The Stihl MS 250 and MS 390
After a heavy wind storm, I
found myself faced with the job of cleaning up some awfully, thick branches and trees. I have two saws from
Stihl, the MS 250, midsized, and the MS 390, a big dog. I decided to see if I could pick one of the two to do
all my cutting. Here is how it went.
You do not need all the muscle a saw has if you are just cutting
through branches. However if you want to cut through a tree trunk, power is the key. I put both saws to the test by
cutting logs that were 18in in diameter. Surprisingly it took more cuts than I expected to figure out which one had
It was not a big shocker that
the MS 390 was better. The cutting was smoother and took about 1/3 less time to cut through the log. They
both cut so hard that I ended up having to use my watch to determine that the 390 was quicker. However the MS
250 held its own. It cut through fine, but I had to work harder. The MS 390 has a longer bar and quite a bit
of power which I noticed when cutting a 32in oak log in half. I was able to tear through the log with a cut
capacity that was really cool.
Ease of Use
When cutting through branches of fallen trees, I used the MS 250.
It was perfect for cleanup. It was big enough and had enough power to cut through hefty limbs and also most trunks,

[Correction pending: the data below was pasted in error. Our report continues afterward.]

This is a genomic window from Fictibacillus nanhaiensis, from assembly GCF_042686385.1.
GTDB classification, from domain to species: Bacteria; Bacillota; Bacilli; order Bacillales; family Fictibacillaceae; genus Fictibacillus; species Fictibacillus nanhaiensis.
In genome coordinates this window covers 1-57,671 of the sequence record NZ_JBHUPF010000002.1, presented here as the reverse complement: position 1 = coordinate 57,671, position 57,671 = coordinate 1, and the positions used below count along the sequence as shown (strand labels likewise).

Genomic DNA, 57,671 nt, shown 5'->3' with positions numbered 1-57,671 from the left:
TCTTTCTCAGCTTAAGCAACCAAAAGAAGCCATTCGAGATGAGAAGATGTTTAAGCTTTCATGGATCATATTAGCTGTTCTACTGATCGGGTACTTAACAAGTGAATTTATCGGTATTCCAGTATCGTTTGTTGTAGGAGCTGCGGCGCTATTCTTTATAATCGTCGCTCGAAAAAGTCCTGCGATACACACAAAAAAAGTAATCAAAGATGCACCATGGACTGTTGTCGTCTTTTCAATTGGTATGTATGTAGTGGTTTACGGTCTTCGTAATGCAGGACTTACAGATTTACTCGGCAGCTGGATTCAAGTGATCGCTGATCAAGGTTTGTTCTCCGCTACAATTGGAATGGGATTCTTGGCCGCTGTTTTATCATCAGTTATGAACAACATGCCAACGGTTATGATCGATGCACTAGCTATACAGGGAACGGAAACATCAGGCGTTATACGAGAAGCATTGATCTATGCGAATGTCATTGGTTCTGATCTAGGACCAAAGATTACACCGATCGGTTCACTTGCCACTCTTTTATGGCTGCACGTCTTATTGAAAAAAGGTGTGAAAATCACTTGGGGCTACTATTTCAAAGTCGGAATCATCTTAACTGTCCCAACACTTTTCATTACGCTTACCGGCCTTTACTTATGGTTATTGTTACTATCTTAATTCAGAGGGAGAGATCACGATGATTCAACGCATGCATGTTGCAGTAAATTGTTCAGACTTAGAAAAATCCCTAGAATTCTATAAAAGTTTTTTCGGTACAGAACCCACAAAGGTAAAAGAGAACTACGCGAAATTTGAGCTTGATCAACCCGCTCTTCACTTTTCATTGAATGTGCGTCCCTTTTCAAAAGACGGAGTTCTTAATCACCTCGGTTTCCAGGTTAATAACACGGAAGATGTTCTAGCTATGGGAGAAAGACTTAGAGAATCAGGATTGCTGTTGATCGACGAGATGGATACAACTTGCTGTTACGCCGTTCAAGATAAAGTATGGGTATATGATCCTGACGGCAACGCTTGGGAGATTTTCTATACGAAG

yet at the same time, it was still so light that I could get through the small things with very little effort.
I had no problem manipulating
it around branches that sat at peculiar angles. This saw is lightweight, quick, and full of power. However
the MS 390 will also get the job done. Its longer bar reduces some of the bending. It could not be stopped
when tackling large trunks, but gets heavier as the hours go by.
Caps, Adjustments and Starting
The oil and gas caps are awesome. They are easy to screw on and
off and are fixed to the body of the saw through a plastic lanyard which ensures that they are clean and secure.
You do not need a chainsaw wrench when trying to open or close them because they come with a flip-tab.
Chains tend to be loose as you
use them throughout the day. It is normal. Stihl’s innovative location of the chain tightening screw is
superb in these two saws. No longer is it right next to the bar; it is now found beneath the blade housing
bolts making it very simple to get to and adjust. These saws are both easy to start. There is no flooding,
and you are rearing to go right off the bat. Stihl has start-up instructions that make a great guide.
Good chainsaw service is essential. I prefer to take my saws in
to a professional to be tuned up and get the chains sharpened. The dealer I take mine to is very ardent about the
merchandise and sharpens the chains quickly and takes time to chat. This is a great way to get suggestions on
acquiring back up chains.
The Bottom Line
To complete the task you need the power to finish it up. So if
you want to purchase only one saw for use in emergencies, get the MS 390. It will cut branches as well as large
stumps and logs. You could still go with the MS 250 because it has almost as much power, and you can buy a longer
bar to make large cuts. Of course you should expect it to take longer.
If your budget is not limited
get them both. There are times when will want to have two saws anyway, such as clearing a lot or if a storm
comes through and leaves fallen trees around. The MS 250 can be used to cut up the dead fall while the MS 390
can do your heavier lifting. Both of these saws will make a great addition to your tool team.